Community Events

  • The importance of identification

    Following the 1996 abduction of Amber Hagerman, namesake of the AMBER Alert, child identification kits gained popularity. Kenny Hansmire, with the National Child Identification Program, said that in the late 1990s, about 800,000 children were reported missing and only about 2 percent of parents had readily available information to provide officers.

    “Can you imagine as a parent, your child missing, and you’re at home trying to find information to give police?” Hansmire said.

  • Fairfield Homecoming highlights local talents

    As the rain held off Saturday, the community of Fairfield gathered near City Hall to share conversation, food and talent.

    “I look forward to it every year,” said Jerry Livers, as he enjoyed the festivities of the annual Fairfield Homecoming.

    Livers, a lifetime Fairfield resident, debuted his puppet show as part of the homecoming entertainment lineup with the help of his granddaughter, Celine.

  • County to celebrate Stephen Foster, nation’s birthday

    The Stephen Foster Drama Association is throwing a birthday bash Saturday not only for America, but also for the organization’s namesake.

    The association will celebrate July 4 with a range of activities aimed at children and adults that will stretch into the evening hours and end with a fireworks display.

  • Juggernaut Jug Band makes first local appearance

    The Juggernaut Jug Band will be the featured performer Friday at this week’s Edward Jones Summer Band Concert Series, co-sponsored by the Stephen Foster Music Club and the Bardstown/Nelson County Parks & Recreation Department. The series, now in its 14th season of free, family oriented concerts, is held at Bardstown Community Park each Friday at 7 p.m. from Memorial Day through Labor Day.

  • PHOTO: Concert series kicks off with 1964

    The 2015 Budweiser Live at the Park Concert Series kicked off Monday with seasoned vets to the amphitheater stage on the grounds of My Old Kentucky Home State Park.  “1964: The Tribute” entertained the crowd with A-sides and B-sides from the pre-Sergeant Pepper’s era of The Beatles, showing off their moptops, suits, and early 1960’s-style instruments. The show also included stage banter among the band members, adding a genuine touch to the re-creation of a 1964 fab four concert.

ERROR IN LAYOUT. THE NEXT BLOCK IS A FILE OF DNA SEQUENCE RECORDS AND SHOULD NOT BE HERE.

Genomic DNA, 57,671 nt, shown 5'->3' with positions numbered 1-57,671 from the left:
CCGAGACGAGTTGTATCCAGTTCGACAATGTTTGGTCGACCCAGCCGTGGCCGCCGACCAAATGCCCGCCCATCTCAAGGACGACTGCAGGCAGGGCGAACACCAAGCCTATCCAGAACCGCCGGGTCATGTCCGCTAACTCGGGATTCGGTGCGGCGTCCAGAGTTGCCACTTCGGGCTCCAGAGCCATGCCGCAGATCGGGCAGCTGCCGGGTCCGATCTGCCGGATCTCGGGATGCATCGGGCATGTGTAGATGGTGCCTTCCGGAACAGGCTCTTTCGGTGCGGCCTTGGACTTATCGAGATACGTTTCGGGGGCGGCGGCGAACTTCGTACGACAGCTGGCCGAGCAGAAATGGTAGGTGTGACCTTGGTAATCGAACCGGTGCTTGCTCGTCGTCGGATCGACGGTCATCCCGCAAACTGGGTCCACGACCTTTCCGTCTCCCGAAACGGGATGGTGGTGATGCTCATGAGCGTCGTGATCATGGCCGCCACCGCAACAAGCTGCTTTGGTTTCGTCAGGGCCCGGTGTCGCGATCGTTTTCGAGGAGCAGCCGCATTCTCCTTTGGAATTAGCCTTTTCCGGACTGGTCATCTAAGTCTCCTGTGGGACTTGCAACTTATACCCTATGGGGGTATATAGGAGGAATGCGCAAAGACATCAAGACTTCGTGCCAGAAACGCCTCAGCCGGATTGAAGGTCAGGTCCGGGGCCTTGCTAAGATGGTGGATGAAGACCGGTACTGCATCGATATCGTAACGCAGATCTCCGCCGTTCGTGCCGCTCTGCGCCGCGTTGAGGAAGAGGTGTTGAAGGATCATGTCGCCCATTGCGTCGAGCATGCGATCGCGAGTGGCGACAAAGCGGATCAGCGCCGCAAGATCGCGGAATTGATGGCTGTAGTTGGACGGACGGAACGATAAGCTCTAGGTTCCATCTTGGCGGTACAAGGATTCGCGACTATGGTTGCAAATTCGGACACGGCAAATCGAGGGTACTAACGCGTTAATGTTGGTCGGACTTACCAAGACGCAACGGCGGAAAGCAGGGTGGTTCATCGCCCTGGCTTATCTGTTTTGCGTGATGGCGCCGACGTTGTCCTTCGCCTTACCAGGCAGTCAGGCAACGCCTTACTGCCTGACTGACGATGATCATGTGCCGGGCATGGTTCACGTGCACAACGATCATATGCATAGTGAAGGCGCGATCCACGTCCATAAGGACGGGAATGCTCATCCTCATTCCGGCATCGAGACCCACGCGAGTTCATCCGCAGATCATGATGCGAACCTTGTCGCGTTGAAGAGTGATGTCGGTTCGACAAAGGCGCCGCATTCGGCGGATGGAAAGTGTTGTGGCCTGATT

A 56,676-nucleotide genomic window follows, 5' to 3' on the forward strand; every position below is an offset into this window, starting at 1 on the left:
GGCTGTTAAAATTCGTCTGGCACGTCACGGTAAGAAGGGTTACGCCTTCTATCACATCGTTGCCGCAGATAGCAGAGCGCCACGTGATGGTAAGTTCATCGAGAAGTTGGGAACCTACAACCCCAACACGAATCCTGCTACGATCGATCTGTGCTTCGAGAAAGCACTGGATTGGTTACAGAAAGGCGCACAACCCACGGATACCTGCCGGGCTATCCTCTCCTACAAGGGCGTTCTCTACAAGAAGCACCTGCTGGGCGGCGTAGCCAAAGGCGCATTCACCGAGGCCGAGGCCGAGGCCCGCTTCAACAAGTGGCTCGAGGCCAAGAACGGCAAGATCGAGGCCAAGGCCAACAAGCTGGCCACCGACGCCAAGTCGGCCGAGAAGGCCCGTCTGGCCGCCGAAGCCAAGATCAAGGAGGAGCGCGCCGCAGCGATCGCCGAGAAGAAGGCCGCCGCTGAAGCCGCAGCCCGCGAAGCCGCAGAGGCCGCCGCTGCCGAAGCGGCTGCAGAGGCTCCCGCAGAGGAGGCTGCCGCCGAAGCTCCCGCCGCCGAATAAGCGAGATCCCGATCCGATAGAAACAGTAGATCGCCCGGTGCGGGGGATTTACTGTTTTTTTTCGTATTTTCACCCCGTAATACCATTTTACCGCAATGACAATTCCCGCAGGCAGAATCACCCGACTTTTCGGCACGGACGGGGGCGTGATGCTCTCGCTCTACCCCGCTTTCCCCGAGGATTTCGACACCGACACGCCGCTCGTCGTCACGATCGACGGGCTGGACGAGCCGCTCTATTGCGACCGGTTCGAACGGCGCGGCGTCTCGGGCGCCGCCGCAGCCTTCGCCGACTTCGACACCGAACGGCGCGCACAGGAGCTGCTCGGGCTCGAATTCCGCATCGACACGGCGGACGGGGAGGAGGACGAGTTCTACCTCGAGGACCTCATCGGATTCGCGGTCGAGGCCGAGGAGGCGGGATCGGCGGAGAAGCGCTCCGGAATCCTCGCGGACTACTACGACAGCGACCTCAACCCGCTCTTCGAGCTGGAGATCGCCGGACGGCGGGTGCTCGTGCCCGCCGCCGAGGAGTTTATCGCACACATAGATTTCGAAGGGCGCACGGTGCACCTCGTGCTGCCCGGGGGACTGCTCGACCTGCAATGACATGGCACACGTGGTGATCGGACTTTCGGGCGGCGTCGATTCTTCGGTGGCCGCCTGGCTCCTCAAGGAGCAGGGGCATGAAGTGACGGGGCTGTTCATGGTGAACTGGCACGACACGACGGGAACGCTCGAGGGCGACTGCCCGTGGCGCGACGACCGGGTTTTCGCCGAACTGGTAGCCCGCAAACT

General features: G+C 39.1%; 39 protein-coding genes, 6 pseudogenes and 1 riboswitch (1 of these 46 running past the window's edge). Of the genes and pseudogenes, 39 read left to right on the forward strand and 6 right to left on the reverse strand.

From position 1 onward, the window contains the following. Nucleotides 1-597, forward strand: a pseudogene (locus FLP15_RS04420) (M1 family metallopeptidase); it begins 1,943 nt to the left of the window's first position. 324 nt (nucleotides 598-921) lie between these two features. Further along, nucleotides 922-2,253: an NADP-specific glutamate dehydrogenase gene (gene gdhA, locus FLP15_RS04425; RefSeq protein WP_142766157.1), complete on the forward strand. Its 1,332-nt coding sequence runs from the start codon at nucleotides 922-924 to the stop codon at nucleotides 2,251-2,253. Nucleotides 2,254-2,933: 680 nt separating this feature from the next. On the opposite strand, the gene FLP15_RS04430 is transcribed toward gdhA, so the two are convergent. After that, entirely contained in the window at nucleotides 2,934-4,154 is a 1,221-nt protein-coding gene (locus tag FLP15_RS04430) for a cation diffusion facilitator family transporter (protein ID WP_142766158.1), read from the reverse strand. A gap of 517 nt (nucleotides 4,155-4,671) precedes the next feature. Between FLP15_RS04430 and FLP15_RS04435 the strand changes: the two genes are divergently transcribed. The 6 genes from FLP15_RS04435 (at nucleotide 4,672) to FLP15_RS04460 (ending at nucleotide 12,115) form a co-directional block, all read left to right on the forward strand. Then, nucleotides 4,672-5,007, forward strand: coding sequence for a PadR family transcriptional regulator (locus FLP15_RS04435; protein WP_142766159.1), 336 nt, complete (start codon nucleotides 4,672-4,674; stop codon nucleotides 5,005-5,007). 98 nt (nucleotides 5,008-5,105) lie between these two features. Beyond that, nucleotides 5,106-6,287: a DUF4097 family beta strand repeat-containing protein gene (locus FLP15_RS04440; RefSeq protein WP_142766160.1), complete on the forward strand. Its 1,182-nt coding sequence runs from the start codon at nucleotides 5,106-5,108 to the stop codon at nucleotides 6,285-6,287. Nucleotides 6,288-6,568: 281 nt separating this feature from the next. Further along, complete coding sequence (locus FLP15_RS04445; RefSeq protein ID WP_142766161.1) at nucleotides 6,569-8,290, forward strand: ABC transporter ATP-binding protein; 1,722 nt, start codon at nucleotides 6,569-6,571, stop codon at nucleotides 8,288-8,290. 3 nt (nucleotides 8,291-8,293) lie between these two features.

Vacation Bible School

    Mount Moriah Baptist Church in Boston is hosting vacation Bible school July 6-9 from 6 to 8:30 p.m. This year’s theme is God’s Backyard Camp. All children, preschool through eighth grade, are invited.

    Community cleanup

  • Singing the moon up: Ritchie’s legacy lives on

    “Well, I ain’t got no money,

    not much of a home.

    I own my own land,

    but my land’s not my own.

    But, if I had ten million,

    somewhere thereabouts,

    I would buy Perry County

    and I’d run ‘em all out!”

    Jean Ritchie’s song “Black Waters” became a theme in Kentucky for condemning the effects of strip mining throughout the state.

  • Event brings dulcimer community closer

    Musicians from around the country gathered in Bardstown this past week for the 2015 Kentucky Music Week festival.

    While considered a weeklong dulcimer camp, KMW offers over 150 music and craft classes.

    “This has more variety of instruments taught than any other camp that I teach at,” said Lorinda Jones, a KMW instructor.

    Jones got her start with KMW in the 1990s as a student looking to learn more about the dulcimer.

  • Stephen Foster to offer Kentucky Night Sunday for state residents

    On Sunday, Kentucky residents will have the chance to see “The Stephen Foster Story” at a discounted price.

    The event is offered by The Stephen Foster Drama Association and discount admission for Kentucky residents is $10 for adults and $5 for children 6 to 12. Children under 5 will be admitted free of charge.

    The performance begins at 8 p.m. and tickets are available at the box office by calling 1-800-626-1563. More information on shows and other events for the 2015 season can be found online at www.stephenfoster.com.

  • HeartChase uses game to fight killer disease

    This weekend, Nelson County residents will have the opportunity to raise money to help prevent the nation’s most deadly disease all while playing a simple game.

    On Saturday morning, Bardstown will host the HeartChase fundraiser for the fourth year to help raise money for the American Heart Association.

    Registration for the game begins 8:30 a.m. and the game lasts from 9:30 to 11 a.m. at Spalding Hall. Players must be registered into two- to five-member teams. Players can also register online at www.heartchase.org.